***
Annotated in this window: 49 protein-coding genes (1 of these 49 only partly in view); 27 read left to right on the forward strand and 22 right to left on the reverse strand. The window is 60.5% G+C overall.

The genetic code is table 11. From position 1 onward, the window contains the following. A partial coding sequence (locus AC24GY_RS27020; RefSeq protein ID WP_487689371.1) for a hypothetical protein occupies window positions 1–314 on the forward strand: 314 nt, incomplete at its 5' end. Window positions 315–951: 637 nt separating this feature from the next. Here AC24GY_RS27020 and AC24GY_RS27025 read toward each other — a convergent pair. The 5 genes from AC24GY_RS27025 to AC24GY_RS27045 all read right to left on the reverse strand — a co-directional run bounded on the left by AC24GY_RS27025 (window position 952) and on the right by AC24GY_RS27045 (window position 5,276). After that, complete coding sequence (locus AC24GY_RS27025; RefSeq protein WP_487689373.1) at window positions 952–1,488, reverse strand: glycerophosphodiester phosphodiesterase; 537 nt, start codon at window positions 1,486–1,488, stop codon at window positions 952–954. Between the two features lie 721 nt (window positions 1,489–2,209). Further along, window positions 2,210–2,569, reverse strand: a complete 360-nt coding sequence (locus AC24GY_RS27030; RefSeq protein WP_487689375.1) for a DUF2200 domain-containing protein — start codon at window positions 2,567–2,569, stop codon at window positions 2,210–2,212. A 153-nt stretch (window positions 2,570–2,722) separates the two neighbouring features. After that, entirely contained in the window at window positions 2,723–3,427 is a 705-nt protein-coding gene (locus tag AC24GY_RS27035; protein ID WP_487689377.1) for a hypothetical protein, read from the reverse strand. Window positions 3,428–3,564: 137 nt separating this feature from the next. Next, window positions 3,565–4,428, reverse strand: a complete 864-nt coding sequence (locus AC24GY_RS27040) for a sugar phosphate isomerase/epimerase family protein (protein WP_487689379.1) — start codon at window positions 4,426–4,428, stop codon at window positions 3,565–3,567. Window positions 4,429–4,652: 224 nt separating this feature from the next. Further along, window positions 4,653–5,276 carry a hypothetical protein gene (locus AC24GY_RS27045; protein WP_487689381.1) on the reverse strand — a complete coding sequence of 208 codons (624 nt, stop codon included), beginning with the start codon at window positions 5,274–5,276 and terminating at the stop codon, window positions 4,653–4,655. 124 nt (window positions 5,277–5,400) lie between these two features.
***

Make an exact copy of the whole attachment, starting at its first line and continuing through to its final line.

Annotated in this window: 49 protein-coding genes (1 of these 49 only partly in view); 27 read left to right on the forward strand and 22 right to left on the reverse strand. The window is 60.5% G+C overall.

The genetic code is table 11. From position 1 onward, the window contains the following. A partial coding sequence (locus AC24GY_RS27020; RefSeq protein ID WP_487689371.1) for a hypothetical protein occupies window positions 1–314 on the forward strand: 314 nt, incomplete at its 5' end. Window positions 315–951: 637 nt separating this feature from the next. Here AC24GY_RS27020 and AC24GY_RS27025 read toward each other — a convergent pair. The 5 genes from AC24GY_RS27025 to AC24GY_RS27045 all read right to left on the reverse strand — a co-directional run bounded on the left by AC24GY_RS27025 (window position 952) and on the right by AC24GY_RS27045 (window position 5,276). After that, complete coding sequence (locus AC24GY_RS27025; RefSeq protein WP_487689373.1) at window positions 952–1,488, reverse strand: glycerophosphodiester phosphodiesterase; 537 nt, start codon at window positions 1,486–1,488, stop codon at window positions 952–954. Between the two features lie 721 nt (window positions 1,489–2,209). Further along, window positions 2,210–2,569, reverse strand: a complete 360-nt coding sequence (locus AC24GY_RS27030; RefSeq protein WP_487689375.1) for a DUF2200 domain-containing protein — start codon at window positions 2,567–2,569, stop codon at window positions 2,210–2,212. A 153-nt stretch (window positions 2,570–2,722) separates the two neighbouring features. After that, entirely contained in the window at window positions 2,723–3,427 is a 705-nt protein-coding gene (locus tag AC24GY_RS27035; protein ID WP_487689377.1) for a hypothetical protein, read from the reverse strand. Window positions 3,428–3,564: 137 nt separating this feature from the next. Next, window positions 3,565–4,428, reverse strand: a complete 864-nt coding sequence (locus AC24GY_RS27040) for a sugar phosphate isomerase/epimerase family protein (protein WP_487689379.1) — start codon at window positions 4,426–4,428, stop codon at window positions 3,565–3,567. Window positions 4,429–4,652: 224 nt separating this feature from the next. Further along, window positions 4,653–5,276 carry a hypothetical protein gene (locus AC24GY_RS27045; protein WP_487689381.1) on the reverse strand — a complete coding sequence of 208 codons (624 nt, stop codon included), beginning with the start codon at window positions 5,274–5,276 and terminating at the stop codon, window positions 4,653–4,655. 124 nt (window positions 5,277–5,400) lie between these two features.